With the Conservative Party leadership contest already well underway, we look at who could be the next prime minister and how they plan to negotiate Brexit.
Theresa May has become the second British Prime Minister to resign due to Brexit, following her predecessor David Cameron.
May has struggled to push the Brexit withdrawal agreement through parliament in the face of fierce resistance from both her Conservative Party and the opposition.
May's announcement on May 25 that she would resign came a day after EU parliamentary elections that were held in Britain, which put her party in third place, with the Brexit Party coming in first.
On June 10, nominations closed for would-be candidates from the Conservative party, seeking to become British Prime Minister. And the list is long, with 10 candidates in total.
So who could be the next British prime minister?
10 June - All the leadership candidates are confirmed
13 June - First ballot held
18-20 June - Successive ballots are held only by Members of Parliament from the Conservative Party who will whittle the list of ten candidates down to two.
22 June - The first postal ballots and hustings will begin to give the Conservative Party membership of 124,000 a chance to see the candidates in action
22 July - The day the Conservative Party announces who will be the next prime minister of the UK. The campaigning between the two finalists could last for up to one month.
The former foreign secretary resigned from Theresa May’s government in July 2018 suggesting that if her Brexit plan were adopted, it would reduce Britain to the “the status of a colony.”
Johnson initially attempted to become prime minister in 2016 shortly after the Brexit referendum, but his campaign imploded soon after and May was anointed without a party-wide leadership contest.
However, Johnson never entirely gave up his leadership ambitions and has been an open stalking horse since his 2018 resignation.
Speaking to the BBC, Boris Johnson has openly confirmed that he will once again attempt to run for the Conservative Party leadership.
“Of course I’m going to go for it,” he said, confident in the knowledge that he is one of the favourites amongst the Conservative Party membership, although distinctly less popular amongst Conservative MPs.
Johnson campaigned for Brexit in 2016 and is seen as one of the people that has done the most to deliver it. The gaffe-prone politician voted for May’s Brexit deal when it was put to parliament the third time.
May, who campaigned for Remain during the referendum, lost trust amongst her party because they did not believe that she could deliver what she did not want.
Now the party and the country may have a true Brexiteer at the helm.
Like Boris Johnson, Dominic Raab quit May’s cabinet in late 2018 over Brexit.
The Brexit Secretary delivered a damning indictment on May’s deal which he has suggested would lock the UK into the EU’s orbit for years to come. Raab has described the EU’s approach to negotiations with the UK as “blackmail”.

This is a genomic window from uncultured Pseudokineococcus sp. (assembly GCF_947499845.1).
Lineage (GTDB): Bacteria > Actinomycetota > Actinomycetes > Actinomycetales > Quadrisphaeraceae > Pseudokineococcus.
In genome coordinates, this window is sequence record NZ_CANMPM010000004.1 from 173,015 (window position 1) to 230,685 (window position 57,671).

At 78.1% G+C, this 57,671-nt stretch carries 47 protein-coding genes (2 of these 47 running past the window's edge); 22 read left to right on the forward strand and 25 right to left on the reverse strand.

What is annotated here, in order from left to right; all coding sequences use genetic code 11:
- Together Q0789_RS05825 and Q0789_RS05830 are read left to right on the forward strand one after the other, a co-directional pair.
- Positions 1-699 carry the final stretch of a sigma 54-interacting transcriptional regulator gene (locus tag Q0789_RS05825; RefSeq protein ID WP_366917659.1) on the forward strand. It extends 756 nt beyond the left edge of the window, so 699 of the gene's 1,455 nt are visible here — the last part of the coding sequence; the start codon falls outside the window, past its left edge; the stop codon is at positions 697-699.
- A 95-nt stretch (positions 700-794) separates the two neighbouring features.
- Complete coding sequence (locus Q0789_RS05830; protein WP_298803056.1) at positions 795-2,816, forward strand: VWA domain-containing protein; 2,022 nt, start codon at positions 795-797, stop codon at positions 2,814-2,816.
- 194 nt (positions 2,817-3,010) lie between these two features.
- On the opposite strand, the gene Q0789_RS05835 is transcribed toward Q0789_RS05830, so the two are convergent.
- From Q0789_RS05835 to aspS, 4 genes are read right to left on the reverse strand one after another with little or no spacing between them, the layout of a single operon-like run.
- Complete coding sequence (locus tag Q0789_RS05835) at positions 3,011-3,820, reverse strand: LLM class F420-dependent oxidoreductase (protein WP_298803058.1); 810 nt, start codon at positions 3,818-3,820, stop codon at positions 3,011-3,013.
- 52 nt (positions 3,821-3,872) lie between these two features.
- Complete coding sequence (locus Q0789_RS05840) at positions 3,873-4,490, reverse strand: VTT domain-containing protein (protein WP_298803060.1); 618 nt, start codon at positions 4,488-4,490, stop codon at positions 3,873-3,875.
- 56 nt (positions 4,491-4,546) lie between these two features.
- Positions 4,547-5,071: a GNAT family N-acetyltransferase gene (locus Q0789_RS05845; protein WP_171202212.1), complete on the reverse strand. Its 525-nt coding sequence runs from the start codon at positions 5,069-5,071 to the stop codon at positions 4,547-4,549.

Raab is a hard Brexiteer who has advocated for leaving the EU even without a deal and what he believes would be short economic pain.
Many in his party are against the idea of leaving the EU without a deal, meaning Raab would likely find it hard to unify the party under his leadership.
Currently, the Foreign Secretary, Jeremy Hunt, is seen as a close ally of May and has pitched himself as the ‘continuity candidate.’
Given, however, that Hunt backed the Remain campaign, it could impact his ability to seek support from the breadth of his party, in particular, the hard Brexiteers that have made May’s life difficult and ultimately brought her down.
Hunt has aimed to pitch himself as a moderate who will accommodate Remainer concerns while delivering Brexit. In an interview, he has said that he has changed his mind on Brexit because of the EU’s “arrogant” attitude towards the UK.
However, he could find, as May did, that trying to appease both sides eventually makes everyone unhappy. Hunt has been quietly building his electoral campaign over several months to succeed Theresa May.
As one of the few Brexiteers remaining in the cabinet, Michael Gove, the Secretary of State for Environment, Food and Rural Affairs, is seen as a potential contender for the top job.
In 2016 he dramatically torpedoed Boris Johnson's leadership bid and then attempted to run himself. They both lost; however, some are suggesting that he may well try again.
Gove is considered an intellectual policymaker who could get the job done, however, his appeal amongst the wider population is still trailing that of Boris Johnson.
His recent admission that he took cocaine while he was working as a journalist has damaged in his standing as a frontrunner.
The other candidates are:
- Health Secretary Matt Hancock
- Former Work and Pensions Secretary Esther McVey
- Former Chief Whip Mark Harper
- Home Secretary Sajid Javid
- International Development Secretary Rory Stewart
- Former Leader of the House Andrea Leadsom
Any future successful candidate will have to bring together a divided Conservative Party that has struggled to unite in the face of bitter divisions over the Withdrawal Agreement.
The Conservative Party members of parliament will also be looking for someone that can counter the threat from the recently created Brexit Party lead by Nigel Farage that came first in the European Union elections.
A future Prime Minister would have to show a full commitment to Brexit which could be a difficult balancing act given that many Conservative parliamentarians are Remainers.